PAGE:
It's not the fact that firms are interested in foreign workers that's especially problematic. What is problematic is that they are explicitly excluding American workers from the application process.

      It's like the things you hear about low skill immigrants as well. I think the economist has only one answer to talk of "jobs that Americans won't do". There are no jobs that Americans or Mexicans or anyone else will or won't do. Labor supply is a schedule, not a yes/no question. If the point is that immigrants will do it for less money than Americans, that's one thing. But hiring an immigrant because they accept at a lower wage is a very different proposition from many of these man-on-the-street assertions.

    2. The reason is quite likely to be the visa process. In Engineering that's historically being the reason.

      If you emigrate to the US there are various restrictions on you for a period of time after you enter. These make it difficult to change job, and they make it difficult to have a period of unemployment between jobs.

      The issue is that when people move to a company and an area they find what the local pay rates are - something that people find out later once they've moved. After that natives can move into other jobs in the same vicinity. That's not so easy for foreigners though.

  2. Thanks, Daniel. I was hoping for more of a DL-type blog at first, but you and Gene seemed to have put a stop to that. LOL Also, I am going to be putting up a response today regarding Gene's post (well, actually a series of posts from you, Gene and Mattheus). It seems like everybody has been busy the past 2-3 days, I am no exception.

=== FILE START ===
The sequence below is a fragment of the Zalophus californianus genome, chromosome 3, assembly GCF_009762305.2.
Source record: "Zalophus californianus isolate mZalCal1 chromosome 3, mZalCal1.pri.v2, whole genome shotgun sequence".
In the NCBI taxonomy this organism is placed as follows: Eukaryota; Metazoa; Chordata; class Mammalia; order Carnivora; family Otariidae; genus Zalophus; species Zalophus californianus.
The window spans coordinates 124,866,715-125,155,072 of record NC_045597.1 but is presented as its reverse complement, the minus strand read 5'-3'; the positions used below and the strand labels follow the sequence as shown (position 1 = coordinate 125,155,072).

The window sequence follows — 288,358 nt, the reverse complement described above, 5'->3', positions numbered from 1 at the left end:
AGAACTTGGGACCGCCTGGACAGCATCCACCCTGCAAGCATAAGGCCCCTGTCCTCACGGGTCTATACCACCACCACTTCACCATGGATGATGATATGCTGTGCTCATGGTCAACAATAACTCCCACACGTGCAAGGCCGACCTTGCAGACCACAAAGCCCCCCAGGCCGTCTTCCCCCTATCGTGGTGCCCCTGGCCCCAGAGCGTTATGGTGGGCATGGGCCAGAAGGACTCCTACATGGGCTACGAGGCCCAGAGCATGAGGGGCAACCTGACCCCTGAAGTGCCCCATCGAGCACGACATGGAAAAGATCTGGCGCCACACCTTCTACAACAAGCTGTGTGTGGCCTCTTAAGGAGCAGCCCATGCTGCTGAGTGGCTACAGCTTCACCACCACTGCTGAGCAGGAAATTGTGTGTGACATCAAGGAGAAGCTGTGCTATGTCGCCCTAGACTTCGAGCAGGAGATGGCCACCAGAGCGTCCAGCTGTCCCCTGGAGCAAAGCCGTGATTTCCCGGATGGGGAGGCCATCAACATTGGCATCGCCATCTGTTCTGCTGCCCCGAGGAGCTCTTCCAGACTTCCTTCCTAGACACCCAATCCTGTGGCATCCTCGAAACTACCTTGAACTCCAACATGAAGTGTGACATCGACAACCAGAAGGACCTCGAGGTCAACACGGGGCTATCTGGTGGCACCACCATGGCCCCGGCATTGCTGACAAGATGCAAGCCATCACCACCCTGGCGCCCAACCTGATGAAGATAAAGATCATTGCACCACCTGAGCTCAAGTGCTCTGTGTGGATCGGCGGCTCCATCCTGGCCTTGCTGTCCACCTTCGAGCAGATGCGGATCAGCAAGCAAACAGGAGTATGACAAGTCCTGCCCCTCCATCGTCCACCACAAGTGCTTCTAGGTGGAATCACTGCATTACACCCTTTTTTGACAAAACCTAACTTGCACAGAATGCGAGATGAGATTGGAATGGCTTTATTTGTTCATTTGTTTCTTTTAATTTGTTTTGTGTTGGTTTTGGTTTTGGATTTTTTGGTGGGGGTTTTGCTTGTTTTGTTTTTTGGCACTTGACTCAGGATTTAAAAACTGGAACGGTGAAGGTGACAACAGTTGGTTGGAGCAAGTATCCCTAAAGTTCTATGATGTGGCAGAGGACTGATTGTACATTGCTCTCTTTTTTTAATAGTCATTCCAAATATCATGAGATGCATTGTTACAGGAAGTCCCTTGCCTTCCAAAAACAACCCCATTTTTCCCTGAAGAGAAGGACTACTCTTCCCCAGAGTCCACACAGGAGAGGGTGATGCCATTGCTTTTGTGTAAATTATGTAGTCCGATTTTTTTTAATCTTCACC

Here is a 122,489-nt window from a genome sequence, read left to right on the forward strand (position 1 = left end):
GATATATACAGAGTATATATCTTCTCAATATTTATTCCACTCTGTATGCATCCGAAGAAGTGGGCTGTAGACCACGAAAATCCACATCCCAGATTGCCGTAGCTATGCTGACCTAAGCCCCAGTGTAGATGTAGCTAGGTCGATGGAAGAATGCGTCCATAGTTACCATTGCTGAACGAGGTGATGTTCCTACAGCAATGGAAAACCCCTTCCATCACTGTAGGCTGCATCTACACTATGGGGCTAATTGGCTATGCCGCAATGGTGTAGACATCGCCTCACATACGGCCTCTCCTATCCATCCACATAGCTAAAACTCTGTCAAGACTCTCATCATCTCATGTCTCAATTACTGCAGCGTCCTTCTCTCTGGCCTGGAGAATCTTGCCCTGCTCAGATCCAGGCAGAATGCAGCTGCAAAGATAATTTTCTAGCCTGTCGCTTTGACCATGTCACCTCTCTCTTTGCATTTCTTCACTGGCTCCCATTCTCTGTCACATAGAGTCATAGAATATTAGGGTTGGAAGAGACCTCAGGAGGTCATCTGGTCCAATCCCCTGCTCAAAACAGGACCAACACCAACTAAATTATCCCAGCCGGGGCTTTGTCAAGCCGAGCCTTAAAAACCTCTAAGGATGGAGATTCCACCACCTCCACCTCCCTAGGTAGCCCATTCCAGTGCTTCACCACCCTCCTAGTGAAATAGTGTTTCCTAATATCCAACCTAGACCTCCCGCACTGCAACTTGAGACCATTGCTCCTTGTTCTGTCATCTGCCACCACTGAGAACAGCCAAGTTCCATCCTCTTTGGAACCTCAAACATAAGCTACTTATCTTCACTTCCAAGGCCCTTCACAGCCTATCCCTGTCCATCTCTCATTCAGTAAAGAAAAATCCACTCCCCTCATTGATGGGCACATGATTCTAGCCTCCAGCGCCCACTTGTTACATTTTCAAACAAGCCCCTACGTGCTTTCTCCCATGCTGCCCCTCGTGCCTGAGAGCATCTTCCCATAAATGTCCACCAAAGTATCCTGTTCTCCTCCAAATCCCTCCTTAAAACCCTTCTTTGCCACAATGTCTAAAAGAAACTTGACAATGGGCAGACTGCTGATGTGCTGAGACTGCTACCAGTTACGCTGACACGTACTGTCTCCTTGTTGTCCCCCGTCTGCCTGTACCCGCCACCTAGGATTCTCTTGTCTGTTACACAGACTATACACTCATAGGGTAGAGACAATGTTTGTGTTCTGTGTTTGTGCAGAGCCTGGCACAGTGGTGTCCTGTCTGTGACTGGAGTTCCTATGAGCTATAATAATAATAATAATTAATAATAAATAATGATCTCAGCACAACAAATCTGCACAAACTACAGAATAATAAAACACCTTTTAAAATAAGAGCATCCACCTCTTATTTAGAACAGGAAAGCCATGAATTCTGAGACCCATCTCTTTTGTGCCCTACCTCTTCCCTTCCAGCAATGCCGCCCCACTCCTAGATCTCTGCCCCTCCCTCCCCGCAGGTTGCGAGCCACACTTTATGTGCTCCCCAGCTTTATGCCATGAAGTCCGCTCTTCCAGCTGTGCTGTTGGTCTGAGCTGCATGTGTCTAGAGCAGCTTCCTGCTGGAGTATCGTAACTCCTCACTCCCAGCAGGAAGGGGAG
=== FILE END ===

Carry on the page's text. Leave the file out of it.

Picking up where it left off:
1. BTW, I am not complaining. I often need a little pressure to get stuff done, otherwise I'll procrastinate.

  3. "robust" federalism gave us the Civil War

    1. No, the fact that slavery was left unresolved gave us the Civil War. Federalism had very little to do with it. Most of the crisis that lead up to the Civil War (and could have erupted into Civil Wars at earlier dates) involved wrangling at the federal level and entailed unambiguously federal powers (organizing the territories and accepting new states).

      Of course state/federal relations weren't completely irrelevant, but to go as far as your claim is quite wrong. The problem was the failure of the Constitution to deal with slavery such that managing the question regularly threatened a crisis until the issue was either resolved or the crisis occurred.

    2. Daniel

      Slavery was resolved by the Constitution. It was legal.

      Because of robust federalism, there was no way to end slavery in the United States, but for the Civil War.

      Slavery would be the law of the land, today, but for the Civil War. It is the idealized state to which the Kochs and Forbes aspire.

      You worship racists and would support slavery, as would all your libertarian friends, as a property right, in a heart beat, as you support every aspect of control of others by law, now.

      The most robust period of Federalism in the United States was the day after Dred Scott, when states rights and Federalism were at their zenith. You just wrote you long for that day.

      In fact, federalism is a completely bankrupt idea, existing only by accident of history, having no use whatsoever.